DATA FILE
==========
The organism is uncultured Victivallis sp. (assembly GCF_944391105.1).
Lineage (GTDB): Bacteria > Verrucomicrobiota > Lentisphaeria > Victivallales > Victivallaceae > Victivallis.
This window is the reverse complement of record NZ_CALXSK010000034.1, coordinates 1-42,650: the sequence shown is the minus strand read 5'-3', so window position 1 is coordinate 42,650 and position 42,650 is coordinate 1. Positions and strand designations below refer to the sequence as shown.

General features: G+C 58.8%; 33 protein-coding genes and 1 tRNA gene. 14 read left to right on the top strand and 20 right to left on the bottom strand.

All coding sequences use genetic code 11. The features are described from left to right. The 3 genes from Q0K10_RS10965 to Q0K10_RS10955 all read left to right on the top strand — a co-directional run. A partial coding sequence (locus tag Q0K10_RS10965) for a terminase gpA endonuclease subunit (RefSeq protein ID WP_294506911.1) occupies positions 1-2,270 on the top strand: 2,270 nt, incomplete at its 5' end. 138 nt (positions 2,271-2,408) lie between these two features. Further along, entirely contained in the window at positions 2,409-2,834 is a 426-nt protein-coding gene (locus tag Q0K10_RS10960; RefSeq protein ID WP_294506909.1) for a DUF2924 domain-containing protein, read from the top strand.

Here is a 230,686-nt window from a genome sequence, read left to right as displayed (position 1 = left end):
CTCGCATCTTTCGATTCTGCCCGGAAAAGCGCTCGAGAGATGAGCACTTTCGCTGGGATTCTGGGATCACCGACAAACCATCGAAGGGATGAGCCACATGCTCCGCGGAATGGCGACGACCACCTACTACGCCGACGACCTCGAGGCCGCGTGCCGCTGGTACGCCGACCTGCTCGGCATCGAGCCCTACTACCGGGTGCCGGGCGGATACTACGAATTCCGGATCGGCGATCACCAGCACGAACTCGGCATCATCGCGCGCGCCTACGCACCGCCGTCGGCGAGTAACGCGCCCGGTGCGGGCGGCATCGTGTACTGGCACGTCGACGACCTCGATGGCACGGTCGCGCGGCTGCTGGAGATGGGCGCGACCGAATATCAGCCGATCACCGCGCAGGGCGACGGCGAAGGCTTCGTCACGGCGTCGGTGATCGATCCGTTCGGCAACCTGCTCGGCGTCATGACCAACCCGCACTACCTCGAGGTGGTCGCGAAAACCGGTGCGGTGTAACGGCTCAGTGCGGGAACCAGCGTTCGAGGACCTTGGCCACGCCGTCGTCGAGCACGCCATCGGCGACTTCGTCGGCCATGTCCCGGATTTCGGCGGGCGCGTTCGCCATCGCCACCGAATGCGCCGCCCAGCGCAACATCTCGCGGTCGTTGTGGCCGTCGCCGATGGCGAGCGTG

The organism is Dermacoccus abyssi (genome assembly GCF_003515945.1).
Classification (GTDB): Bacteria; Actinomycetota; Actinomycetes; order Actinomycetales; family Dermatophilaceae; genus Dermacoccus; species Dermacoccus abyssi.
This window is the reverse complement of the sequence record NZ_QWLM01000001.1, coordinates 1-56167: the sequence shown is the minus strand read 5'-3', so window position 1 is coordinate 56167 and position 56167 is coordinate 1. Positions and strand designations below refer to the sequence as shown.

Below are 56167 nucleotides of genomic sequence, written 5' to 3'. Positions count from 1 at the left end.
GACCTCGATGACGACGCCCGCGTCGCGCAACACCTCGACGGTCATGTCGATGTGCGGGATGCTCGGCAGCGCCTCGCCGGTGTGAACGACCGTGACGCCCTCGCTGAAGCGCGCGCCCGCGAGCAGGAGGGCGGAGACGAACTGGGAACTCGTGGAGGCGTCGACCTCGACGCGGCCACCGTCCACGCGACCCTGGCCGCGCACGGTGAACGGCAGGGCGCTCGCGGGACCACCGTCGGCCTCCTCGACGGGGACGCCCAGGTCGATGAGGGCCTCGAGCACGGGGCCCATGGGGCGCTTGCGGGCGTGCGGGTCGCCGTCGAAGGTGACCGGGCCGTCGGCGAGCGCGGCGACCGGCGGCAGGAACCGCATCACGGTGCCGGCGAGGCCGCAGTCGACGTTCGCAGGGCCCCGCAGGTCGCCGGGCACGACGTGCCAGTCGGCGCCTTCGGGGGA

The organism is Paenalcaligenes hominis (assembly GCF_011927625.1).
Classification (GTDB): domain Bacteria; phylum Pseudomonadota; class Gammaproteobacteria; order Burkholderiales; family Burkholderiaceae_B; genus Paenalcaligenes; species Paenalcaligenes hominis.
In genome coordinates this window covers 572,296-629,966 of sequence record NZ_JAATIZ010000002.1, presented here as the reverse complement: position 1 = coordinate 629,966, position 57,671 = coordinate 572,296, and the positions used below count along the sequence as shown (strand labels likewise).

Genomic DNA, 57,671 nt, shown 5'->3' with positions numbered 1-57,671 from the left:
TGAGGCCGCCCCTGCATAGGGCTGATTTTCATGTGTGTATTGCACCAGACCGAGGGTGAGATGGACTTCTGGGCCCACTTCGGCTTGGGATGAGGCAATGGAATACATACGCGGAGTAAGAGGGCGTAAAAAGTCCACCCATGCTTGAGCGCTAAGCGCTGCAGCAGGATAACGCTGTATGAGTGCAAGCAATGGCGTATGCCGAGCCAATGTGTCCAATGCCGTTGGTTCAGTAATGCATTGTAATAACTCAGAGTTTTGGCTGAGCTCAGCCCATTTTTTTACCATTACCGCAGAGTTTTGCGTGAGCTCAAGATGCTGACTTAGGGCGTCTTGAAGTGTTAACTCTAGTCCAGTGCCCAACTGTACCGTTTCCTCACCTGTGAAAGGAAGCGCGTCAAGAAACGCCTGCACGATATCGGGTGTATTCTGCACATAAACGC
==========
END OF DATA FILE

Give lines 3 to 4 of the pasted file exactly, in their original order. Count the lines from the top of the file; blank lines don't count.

This window is the reverse complement of record NZ_CALXSK010000034.1, coordinates 1-42,650: the sequence shown is the minus strand read 5'-3', so window position 1 is coordinate 42,650 and position 42,650 is coordinate 1. Positions and strand designations below refer to the sequence as shown.

General features: G+C 58.8%; 33 protein-coding genes and 1 tRNA gene. 14 read left to right on the top strand and 20 right to left on the bottom strand.